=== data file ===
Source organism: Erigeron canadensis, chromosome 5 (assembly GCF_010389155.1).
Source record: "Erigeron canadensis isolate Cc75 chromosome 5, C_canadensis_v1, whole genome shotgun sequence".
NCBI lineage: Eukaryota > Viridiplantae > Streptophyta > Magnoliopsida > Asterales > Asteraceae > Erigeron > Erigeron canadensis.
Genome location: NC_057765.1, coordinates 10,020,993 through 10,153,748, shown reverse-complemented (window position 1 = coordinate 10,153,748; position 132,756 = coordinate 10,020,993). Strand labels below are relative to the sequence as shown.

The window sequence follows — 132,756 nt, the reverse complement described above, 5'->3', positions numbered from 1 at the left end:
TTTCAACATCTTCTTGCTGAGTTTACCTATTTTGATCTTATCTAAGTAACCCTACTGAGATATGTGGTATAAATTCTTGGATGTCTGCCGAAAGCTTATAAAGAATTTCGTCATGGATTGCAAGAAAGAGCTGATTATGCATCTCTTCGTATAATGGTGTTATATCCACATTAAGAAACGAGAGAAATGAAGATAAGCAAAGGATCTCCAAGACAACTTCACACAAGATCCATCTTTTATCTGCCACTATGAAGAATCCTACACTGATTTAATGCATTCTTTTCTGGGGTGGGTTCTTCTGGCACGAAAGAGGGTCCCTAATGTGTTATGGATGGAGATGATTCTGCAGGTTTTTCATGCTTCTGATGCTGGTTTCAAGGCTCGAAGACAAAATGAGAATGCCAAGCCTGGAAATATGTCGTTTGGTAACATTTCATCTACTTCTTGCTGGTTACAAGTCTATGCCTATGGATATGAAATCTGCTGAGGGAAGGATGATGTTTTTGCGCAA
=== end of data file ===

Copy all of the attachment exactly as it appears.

Source organism: Erigeron canadensis, chromosome 5 (assembly GCF_010389155.1).
Source record: "Erigeron canadensis isolate Cc75 chromosome 5, C_canadensis_v1, whole genome shotgun sequence".
NCBI lineage: Eukaryota > Viridiplantae > Streptophyta > Magnoliopsida > Asterales > Asteraceae > Erigeron > Erigeron canadensis.
Genome location: NC_057765.1, coordinates 10,020,993 through 10,153,748, shown reverse-complemented (window position 1 = coordinate 10,153,748; position 132,756 = coordinate 10,020,993). Strand labels below are relative to the sequence as shown.

The window sequence follows — 132,756 nt, the reverse complement described above, 5'->3', positions numbered from 1 at the left end:
TTTCAACATCTTCTTGCTGAGTTTACCTATTTTGATCTTATCTAAGTAACCCTACTGAGATATGTGGTATAAATTCTTGGATGTCTGCCGAAAGCTTATAAAGAATTTCGTCATGGATTGCAAGAAAGAGCTGATTATGCATCTCTTCGTATAATGGTGTTATATCCACATTAAGAAACGAGAGAAATGAAGATAAGCAAAGGATCTCCAAGACAACTTCACACAAGATCCATCTTTTATCTGCCACTATGAAGAATCCTACACTGATTTAATGCATTCTTTTCTGGGGTGGGTTCTTCTGGCACGAAAGAGGGTCCCTAATGTGTTATGGATGGAGATGATTCTGCAGGTTTTTCATGCTTCTGATGCTGGTTTCAAGGCTCGAAGACAAAATGAGAATGCCAAGCCTGGAAATATGTCGTTTGGTAACATTTCATCTACTTCTTGCTGGTTACAAGTCTATGCCTATGGATATGAAATCTGCTGAGGGAAGGATGATGTTTTTGCGCAA